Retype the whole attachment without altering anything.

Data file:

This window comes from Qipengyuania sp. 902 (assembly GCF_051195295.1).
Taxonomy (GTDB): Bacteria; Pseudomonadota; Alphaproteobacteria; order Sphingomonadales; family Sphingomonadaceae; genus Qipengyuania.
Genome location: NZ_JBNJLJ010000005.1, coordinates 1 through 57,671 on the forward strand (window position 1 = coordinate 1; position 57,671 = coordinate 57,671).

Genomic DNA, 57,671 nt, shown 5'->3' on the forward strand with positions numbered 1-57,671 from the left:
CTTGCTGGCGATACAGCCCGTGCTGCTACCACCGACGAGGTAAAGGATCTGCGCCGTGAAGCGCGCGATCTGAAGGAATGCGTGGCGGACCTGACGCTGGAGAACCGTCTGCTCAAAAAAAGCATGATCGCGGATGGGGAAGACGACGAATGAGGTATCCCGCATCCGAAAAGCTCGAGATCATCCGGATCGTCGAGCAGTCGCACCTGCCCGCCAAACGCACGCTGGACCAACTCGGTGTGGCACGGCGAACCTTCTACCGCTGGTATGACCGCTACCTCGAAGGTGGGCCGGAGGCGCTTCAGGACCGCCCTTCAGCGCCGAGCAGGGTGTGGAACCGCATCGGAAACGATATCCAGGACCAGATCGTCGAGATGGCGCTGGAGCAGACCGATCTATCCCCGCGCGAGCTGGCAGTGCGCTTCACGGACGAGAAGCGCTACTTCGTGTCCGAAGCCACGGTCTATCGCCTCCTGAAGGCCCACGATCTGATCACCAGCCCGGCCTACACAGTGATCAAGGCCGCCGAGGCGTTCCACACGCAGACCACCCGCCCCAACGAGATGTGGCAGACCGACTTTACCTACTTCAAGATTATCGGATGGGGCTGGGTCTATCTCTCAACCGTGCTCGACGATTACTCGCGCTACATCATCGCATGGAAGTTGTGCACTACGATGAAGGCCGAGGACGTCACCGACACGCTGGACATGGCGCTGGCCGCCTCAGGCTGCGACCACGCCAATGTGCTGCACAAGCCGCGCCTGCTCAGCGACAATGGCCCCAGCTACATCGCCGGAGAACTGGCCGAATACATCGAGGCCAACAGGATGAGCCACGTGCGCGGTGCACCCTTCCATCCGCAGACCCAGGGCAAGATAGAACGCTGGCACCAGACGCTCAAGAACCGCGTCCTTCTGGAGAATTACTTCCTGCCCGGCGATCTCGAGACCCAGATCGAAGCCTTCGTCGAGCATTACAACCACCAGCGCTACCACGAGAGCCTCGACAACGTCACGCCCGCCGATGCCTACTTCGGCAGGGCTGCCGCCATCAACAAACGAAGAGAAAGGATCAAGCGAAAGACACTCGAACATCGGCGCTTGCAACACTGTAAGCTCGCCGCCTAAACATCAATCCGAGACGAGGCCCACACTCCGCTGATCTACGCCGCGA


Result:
This window comes from Qipengyuania sp. 902 (assembly GCF_051195295.1).
Taxonomy (GTDB): Bacteria; Pseudomonadota; Alphaproteobacteria; order Sphingomonadales; family Sphingomonadaceae; genus Qipengyuania.
Genome location: NZ_JBNJLJ010000005.1, coordinates 1 through 57,671 on the forward strand (window position 1 = coordinate 1; position 57,671 = coordinate 57,671).

Genomic DNA, 57,671 nt, shown 5'->3' on the forward strand with positions numbered 1-57,671 from the left:
CTTGCTGGCGATACAGCCCGTGCTGCTACCACCGACGAGGTAAAGGATCTGCGCCGTGAAGCGCGCGATCTGAAGGAATGCGTGGCGGACCTGACGCTGGAGAACCGTCTGCTCAAAAAAAGCATGATCGCGGATGGGGAAGACGACGAATGAGGTATCCCGCATCCGAAAAGCTCGAGATCATCCGGATCGTCGAGCAGTCGCACCTGCCCGCCAAACGCACGCTGGACCAACTCGGTGTGGCACGGCGAACCTTCTACCGCTGGTATGACCGCTACCTCGAAGGTGGGCCGGAGGCGCTTCAGGACCGCCCTTCAGCGCCGAGCAGGGTGTGGAACCGCATCGGAAACGATATCCAGGACCAGATCGTCGAGATGGCGCTGGAGCAGACCGATCTATCCCCGCGCGAGCTGGCAGTGCGCTTCACGGACGAGAAGCGCTACTTCGTGTCCGAAGCCACGGTCTATCGCCTCCTGAAGGCCCACGATCTGATCACCAGCCCGGCCTACACAGTGATCAAGGCCGCCGAGGCGTTCCACACGCAGACCACCCGCCCCAACGAGATGTGGCAGACCGACTTTACCTACTTCAAGATTATCGGATGGGGCTGGGTCTATCTCTCAACCGTGCTCGACGATTACTCGCGCTACATCATCGCATGGAAGTTGTGCACTACGATGAAGGCCGAGGACGTCACCGACACGCTGGACATGGCGCTGGCCGCCTCAGGCTGCGACCACGCCAATGTGCTGCACAAGCCGCGCCTGCTCAGCGACAATGGCCCCAGCTACATCGCCGGAGAACTGGCCGAATACATCGAGGCCAACAGGATGAGCCACGTGCGCGGTGCACCCTTCCATCCGCAGACCCAGGGCAAGATAGAACGCTGGCACCAGACGCTCAAGAACCGCGTCCTTCTGGAGAATTACTTCCTGCCCGGCGATCTCGAGACCCAGATCGAAGCCTTCGTCGAGCATTACAACCACCAGCGCTACCACGAGAGCCTCGACAACGTCACGCCCGCCGATGCCTACTTCGGCAGGGCTGCCGCCATCAACAAACGAAGAGAAAGGATCAAGCGAAAGACACTCGAACATCGGCGCTTGCAACACTGTAAGCTCGCCGCCTAAACATCAATCCGAGACGAGGCCCACACTCCGCTGATCTACGCCGCGA